The Lost Khmer Empire
Temples of the Ancient Angkor city
The Khmer Empire was once a powerful country in Southeast Asia. According to historical records, it was founded in 802 AD by the king Jayavarman II and at the peak of its power it spread throughout the territory of modern Cambodia and reached out to the territory of Thailand, Laos, and southern Vietnam.
The city of Angkor was the capital of the state and is famous for its temple Ta Prohm. During the rise of the empire, the temple was home to thousands of people. Many religious events took place inside its walls. When the Khmer empire fell, Ta Prohm was also abandoned and forgotten for centuries. As a result, the stone walls of the temple merged with the jungle. However, the trees were never cut - they fit the design of the constructions so well, that it was decided to leave the temple the way it was. Now the ruins of Ta Prohm temple remind a mysterious garden where nature and human artifacts seem to be existing in perfect harmony.
Ta Prohm is a part of the great Angkor Wat complex, obviously the biggest religious complex in the world (see photo below). This means that the Khmer people were great architects and builders. The construction of Angkor Wat temple took place during the reign of Suryavarman II - a powerful king and a famous religious reformer.
Nowadays, millions of tourists visit Angkor region to marvel at the beauty of its divine temples.
Not only genius constructors, the Khmer were also great sea traders with their trade routes expanding up to India. Long term interaction with India left its traces in arts, social life and religion of the Khmer. This was probably the reason why both Hinduism and Buddhism were accepted as important religions of the Khmer people. However, India was not the only country that influence history of the Khmer - there are numerous records in Chinese history that shed light upon the Khmer civilization. Although they never conquered either China or most part of Vietnam, this nevertheless means their trade routes expanded far into the lands of Asia.
The smiling faces of deities are carved on most columns of the temple, depicting the calmness and peace in the state of deep meditation. Ganesha, Vishnu (protector of all creation) and Shiva were main the deities in the Khmer pantheon. Monks still visit the temples to meditate and worship the gods.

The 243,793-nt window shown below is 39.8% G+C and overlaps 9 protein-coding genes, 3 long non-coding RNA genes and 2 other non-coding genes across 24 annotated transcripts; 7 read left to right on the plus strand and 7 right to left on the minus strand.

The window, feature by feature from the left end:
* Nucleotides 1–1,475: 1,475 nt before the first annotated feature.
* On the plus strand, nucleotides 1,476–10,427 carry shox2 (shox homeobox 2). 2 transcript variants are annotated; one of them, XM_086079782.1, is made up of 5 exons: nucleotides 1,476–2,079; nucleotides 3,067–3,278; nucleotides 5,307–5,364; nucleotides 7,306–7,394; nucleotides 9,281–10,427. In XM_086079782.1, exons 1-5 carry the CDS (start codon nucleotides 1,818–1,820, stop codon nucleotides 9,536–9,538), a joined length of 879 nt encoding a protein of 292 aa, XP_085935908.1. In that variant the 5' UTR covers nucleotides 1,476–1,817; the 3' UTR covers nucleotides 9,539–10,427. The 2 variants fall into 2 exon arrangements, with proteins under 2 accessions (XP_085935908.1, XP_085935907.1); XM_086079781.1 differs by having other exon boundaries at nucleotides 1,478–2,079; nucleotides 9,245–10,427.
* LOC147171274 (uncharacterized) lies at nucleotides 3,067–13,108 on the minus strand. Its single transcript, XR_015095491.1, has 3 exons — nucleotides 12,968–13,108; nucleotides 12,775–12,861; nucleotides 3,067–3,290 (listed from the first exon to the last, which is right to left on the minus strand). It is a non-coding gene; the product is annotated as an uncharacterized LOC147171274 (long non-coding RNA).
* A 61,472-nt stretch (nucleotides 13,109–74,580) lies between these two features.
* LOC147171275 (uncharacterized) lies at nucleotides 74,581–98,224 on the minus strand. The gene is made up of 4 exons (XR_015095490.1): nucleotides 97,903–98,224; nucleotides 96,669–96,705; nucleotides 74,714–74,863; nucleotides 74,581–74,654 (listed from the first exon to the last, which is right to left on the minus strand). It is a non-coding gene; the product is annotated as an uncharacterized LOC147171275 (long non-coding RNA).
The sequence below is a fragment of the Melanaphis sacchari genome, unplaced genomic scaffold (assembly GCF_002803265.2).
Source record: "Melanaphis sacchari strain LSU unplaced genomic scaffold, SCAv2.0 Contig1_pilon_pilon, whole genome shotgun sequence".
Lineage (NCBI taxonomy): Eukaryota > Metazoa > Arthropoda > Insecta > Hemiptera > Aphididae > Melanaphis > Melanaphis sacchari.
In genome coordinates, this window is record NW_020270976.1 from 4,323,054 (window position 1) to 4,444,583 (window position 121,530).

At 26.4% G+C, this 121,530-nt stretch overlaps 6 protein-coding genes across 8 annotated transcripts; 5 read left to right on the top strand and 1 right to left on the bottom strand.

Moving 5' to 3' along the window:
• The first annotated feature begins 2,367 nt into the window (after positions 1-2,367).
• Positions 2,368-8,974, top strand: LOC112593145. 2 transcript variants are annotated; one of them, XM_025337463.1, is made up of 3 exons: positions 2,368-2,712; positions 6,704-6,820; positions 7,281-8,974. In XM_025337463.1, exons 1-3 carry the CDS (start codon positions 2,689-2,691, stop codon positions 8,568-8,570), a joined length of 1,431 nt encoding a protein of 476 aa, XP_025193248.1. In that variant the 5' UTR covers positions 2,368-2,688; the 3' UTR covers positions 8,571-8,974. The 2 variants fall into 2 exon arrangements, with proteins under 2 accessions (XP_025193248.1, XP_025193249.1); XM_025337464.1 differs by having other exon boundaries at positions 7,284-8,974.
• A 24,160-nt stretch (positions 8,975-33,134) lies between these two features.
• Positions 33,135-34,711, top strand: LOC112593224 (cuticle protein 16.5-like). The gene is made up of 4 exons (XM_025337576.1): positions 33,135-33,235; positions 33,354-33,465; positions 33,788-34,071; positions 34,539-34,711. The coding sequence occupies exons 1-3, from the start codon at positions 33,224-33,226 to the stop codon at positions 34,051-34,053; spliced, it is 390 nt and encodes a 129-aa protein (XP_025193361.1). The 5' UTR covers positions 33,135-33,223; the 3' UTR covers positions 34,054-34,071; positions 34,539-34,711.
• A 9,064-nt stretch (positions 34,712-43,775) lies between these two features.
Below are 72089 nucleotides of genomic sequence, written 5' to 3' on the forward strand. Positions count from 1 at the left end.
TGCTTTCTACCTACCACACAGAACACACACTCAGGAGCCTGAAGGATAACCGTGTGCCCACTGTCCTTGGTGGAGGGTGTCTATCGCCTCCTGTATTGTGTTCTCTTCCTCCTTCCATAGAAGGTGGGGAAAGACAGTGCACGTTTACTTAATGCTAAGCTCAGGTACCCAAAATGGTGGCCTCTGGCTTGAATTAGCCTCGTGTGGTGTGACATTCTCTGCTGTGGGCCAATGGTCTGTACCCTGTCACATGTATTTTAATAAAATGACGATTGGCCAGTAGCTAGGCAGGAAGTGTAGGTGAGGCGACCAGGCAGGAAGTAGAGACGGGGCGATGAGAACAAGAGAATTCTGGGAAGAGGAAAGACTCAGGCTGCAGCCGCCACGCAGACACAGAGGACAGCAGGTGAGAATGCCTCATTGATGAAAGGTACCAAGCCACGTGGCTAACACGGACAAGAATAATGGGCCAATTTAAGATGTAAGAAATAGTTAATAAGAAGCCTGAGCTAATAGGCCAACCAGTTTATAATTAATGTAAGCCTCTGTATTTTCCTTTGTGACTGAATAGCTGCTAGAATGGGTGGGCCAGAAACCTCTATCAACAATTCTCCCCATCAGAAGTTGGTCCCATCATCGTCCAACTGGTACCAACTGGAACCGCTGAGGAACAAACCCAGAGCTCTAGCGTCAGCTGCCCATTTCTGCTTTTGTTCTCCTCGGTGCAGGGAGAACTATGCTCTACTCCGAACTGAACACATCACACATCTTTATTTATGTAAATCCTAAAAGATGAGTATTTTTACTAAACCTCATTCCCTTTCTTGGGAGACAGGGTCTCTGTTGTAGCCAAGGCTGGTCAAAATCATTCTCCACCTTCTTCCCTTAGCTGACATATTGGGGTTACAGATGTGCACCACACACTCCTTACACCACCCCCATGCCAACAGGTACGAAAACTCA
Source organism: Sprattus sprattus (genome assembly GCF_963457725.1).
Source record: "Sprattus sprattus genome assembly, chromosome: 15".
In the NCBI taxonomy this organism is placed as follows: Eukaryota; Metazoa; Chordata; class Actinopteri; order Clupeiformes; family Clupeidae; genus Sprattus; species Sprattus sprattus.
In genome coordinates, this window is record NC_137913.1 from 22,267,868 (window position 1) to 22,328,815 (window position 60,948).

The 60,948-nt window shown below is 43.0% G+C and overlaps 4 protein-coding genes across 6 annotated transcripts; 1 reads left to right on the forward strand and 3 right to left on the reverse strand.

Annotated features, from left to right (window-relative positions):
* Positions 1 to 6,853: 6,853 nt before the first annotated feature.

The video below reveals some more in depth information about the ancient city Angkor, the capital of the Khmer empire and its marvelous complex of temples.
Cambodia the Kingdom of Wonder
The Rise and the Decline of the Khmer Empire
Angkor's geographical position was good enough to reap harvests several times a year. Mekong river, one of the longest rivers in the world, was an apple of discord for the Khmer and their neighbors, which triggered a number of wars with the Khmer neighbors in the distant past. The Cham and the Vietnamese were the main rivals of the Khmer, according to numerous historical evidences. However, the empire itself was not living without troubles: it is believed that rivalry between the noble families within the state and conspiracies against its kings were one of the reasons for the decline of the civilization. Climate change may also have caused problems and shortened the food supply.
It was mostly during the reign of Suryavarman II (1113—1150) when the Khmer empire reached the peak of its power. The king defeated its rivals, united the region and resumed diplomatic relations with other countries. The period of the king's reign is usually referred to as the Golden Age of the Khmer civilization.
Another powerful figure of the Khmer civilization was Jayavarman VII (1181 - 1215). He cleared Angkor from the Cham and resumed the construction of temples, hospitals and roads in the city. The construction of the great Angkor Thom complex is accredited to Jayavarman VII.
Ancient Tempel Angkor Wat
The documentary above describes the process of construction of Angkor Wat temple. It features architects and engineers who explain how the Khmer managed to build such a great work of art in the middle of the jungle.